Mine workers push a coal cart inside a mine in Dhanbad, Jharkhand
Last year, the daily average availability of rakes was 161. "In peak season, our requirement goes up to 190 to 200 rakes a day, which we are not getting," says H.K. Vaidya, CIL's Chief General Manager, Sales and Marketing.

Indian Railways says wagons are not a problem. "Coal India talks of pithead stocks, but we pick up coal from rail-heads, which are often 10 to 40 km away from pitheads," says the Railway Board spokesperson. "It is Coal India's job to reach the coal to the rail head."

Analysts at equity broking firm Angel Broking also say the environment ministry's go-and-no-go demarcations of coal mining areas, as well as its insistence that mining areas remain within specified limits of the comprehensive environment and pollution index are hampering production volume growth. The brokerage notes: "Lower availability of railway rakes for the supply of coal remains a concern for CIL."

CIL, however, dismisses industry allegations that it diverts coal meant for power stations to the more lucrative e-auctions, Internet-based bidding systems that allow it to bypass the notified prices for a 10 per cent slice of its production.

"If we don't auction our stocks, they only keep piling up,'' says Vaidya. CIL has sold 6m tonnes through e-auctions since April 1 this year, getting a 60 per cent markup on the notified prices.

CIL has also entered into fuel supply agreements with all big buyers under which both sides face penalties for reneging - CIL for supplying less than the contracted amount, and the buyer for not lifting stocks it had committed to purchase. Apart from land acquisition, CIL and other players that have their own mines face tougher challenges in getting environmental clearances. For example, NTPC, the power giant whose installed thermal capacity accounts for a fifth of India's total, received Stage II clearance for its first coal mine block at Pakri Barwadih in Jharkhand last year, four years after it applied. Its hurdles are not over, it must now acquire 9,206 acres of government, private and forest land. Till the beginning of the year, NTPC had been able to acquire just 58 acres.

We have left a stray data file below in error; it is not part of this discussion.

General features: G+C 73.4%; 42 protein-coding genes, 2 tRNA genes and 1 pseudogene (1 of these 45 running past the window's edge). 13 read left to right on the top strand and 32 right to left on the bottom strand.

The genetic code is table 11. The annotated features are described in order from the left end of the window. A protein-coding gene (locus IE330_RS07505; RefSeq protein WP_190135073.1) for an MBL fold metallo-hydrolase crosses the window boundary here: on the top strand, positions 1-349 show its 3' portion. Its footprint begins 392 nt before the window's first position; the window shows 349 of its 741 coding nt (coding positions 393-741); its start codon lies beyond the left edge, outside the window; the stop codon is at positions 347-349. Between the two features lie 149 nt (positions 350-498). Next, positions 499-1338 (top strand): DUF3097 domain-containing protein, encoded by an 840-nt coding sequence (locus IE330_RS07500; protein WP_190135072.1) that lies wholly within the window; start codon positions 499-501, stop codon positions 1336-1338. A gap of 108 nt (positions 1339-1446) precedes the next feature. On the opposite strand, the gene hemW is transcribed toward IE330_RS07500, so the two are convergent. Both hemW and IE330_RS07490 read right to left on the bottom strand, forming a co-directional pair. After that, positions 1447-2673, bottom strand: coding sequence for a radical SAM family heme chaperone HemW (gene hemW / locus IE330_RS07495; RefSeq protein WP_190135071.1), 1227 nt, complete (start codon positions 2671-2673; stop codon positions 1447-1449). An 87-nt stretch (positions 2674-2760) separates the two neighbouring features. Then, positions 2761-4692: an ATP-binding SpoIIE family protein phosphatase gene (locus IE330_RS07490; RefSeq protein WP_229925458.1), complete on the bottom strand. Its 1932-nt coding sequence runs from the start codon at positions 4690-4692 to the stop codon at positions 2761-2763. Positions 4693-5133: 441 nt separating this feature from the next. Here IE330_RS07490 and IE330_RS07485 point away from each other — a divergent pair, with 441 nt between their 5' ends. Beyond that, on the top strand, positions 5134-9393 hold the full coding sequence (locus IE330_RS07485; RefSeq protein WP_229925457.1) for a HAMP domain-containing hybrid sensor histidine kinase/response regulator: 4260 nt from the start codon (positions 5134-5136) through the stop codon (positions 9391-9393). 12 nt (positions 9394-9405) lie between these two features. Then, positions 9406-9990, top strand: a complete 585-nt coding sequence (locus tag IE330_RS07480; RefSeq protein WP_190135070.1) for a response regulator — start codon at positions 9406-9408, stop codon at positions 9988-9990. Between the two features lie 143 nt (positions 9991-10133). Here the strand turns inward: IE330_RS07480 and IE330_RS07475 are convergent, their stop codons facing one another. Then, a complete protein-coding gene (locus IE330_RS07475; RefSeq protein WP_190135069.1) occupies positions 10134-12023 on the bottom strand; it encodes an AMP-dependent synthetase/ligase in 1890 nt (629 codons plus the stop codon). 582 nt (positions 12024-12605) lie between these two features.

• Acquiring land for coal mining from locals
  • Getting clearances from Ministry of Environment and Forests
  • Shortage of rail rakes
Way Forward
  • Attractive relief & rehabilitation packages in return for mining land
  • Commercial mining of coal
  • Acquiring coal mines overseas
To meet the coal shortfall, the government has been encouraging companies to acquire coal blocks abroad and use more of imported coal. But thermal power plants in India have boilers designed to burn Indian coal, which contains 40 to 50 per cent of ash or minerals that do not burn to yield energy. These boilers cannot handle a blend in which more than 15 per cent comprises the lower-ash imports.

If domestic coal production has to keep pace with demand, it must grow at about nine per cent annually. To reach the target, the coal ministry is also now considering commercial mining, with pricing linked to demand. Coal minister Sriprakash Jaiswal, at a recent event, hoped that the initiative would let the sector develop, spur competition and result in better pricing of coal.

Will the solutions work? Summer of 2012 will tell.